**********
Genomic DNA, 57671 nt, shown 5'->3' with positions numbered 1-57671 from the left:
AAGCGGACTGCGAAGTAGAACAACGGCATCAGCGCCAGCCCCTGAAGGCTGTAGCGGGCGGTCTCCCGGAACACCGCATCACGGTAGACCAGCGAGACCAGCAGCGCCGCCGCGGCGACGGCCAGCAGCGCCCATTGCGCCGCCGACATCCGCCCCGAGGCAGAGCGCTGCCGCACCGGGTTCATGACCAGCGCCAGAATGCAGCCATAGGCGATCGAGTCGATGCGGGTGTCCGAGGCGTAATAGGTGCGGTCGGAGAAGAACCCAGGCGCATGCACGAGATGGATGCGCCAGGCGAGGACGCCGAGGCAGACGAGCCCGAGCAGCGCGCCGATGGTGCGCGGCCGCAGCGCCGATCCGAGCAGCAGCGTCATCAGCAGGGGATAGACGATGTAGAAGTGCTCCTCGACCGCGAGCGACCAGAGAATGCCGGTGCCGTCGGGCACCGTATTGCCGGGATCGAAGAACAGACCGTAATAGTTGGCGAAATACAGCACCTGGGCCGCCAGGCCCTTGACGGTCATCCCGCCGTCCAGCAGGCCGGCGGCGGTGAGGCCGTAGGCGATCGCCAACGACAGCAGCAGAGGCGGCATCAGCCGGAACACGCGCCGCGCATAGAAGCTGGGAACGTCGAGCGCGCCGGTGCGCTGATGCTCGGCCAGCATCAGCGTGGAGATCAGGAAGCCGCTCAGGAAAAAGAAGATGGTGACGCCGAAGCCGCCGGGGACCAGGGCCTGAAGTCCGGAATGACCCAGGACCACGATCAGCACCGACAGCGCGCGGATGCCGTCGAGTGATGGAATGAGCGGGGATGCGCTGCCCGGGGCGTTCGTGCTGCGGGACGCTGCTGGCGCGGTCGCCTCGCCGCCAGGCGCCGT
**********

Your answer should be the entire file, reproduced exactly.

Genomic DNA, 57671 nt, shown 5'->3' with positions numbered 1-57671 from the left:
AAGCGGACTGCGAAGTAGAACAACGGCATCAGCGCCAGCCCCTGAAGGCTGTAGCGGGCGGTCTCCCGGAACACCGCATCACGGTAGACCAGCGAGACCAGCAGCGCCGCCGCGGCGACGGCCAGCAGCGCCCATTGCGCCGCCGACATCCGCCCCGAGGCAGAGCGCTGCCGCACCGGGTTCATGACCAGCGCCAGAATGCAGCCATAGGCGATCGAGTCGATGCGGGTGTCCGAGGCGTAATAGGTGCGGTCGGAGAAGAACCCAGGCGCATGCACGAGATGGATGCGCCAGGCGAGGACGCCGAGGCAGACGAGCCCGAGCAGCGCGCCGATGGTGCGCGGCCGCAGCGCCGATCCGAGCAGCAGCGTCATCAGCAGGGGATAGACGATGTAGAAGTGCTCCTCGACCGCGAGCGACCAGAGAATGCCGGTGCCGTCGGGCACCGTATTGCCGGGATCGAAGAACAGACCGTAATAGTTGGCGAAATACAGCACCTGGGCCGCCAGGCCCTTGACGGTCATCCCGCCGTCCAGCAGGCCGGCGGCGGTGAGGCCGTAGGCGATCGCCAACGACAGCAGCAGAGGCGGCATCAGCCGGAACACGCGCCGCGCATAGAAGCTGGGAACGTCGAGCGCGCCGGTGCGCTGATGCTCGGCCAGCATCAGCGTGGAGATCAGGAAGCCGCTCAGGAAAAAGAAGATGGTGACGCCGAAGCCGCCGGGGACCAGGGCCTGAAGTCCGGAATGACCCAGGACCACGATCAGCACCGACAGCGCGCGGATGCCGTCGAGTGATGGAATGAGCGGGGATGCGCTGCCCGGGGCGTTCGTGCTGCGGGACGCTGCTGGCGCGGTCGCCTCGCCGCCAGGCGCCGT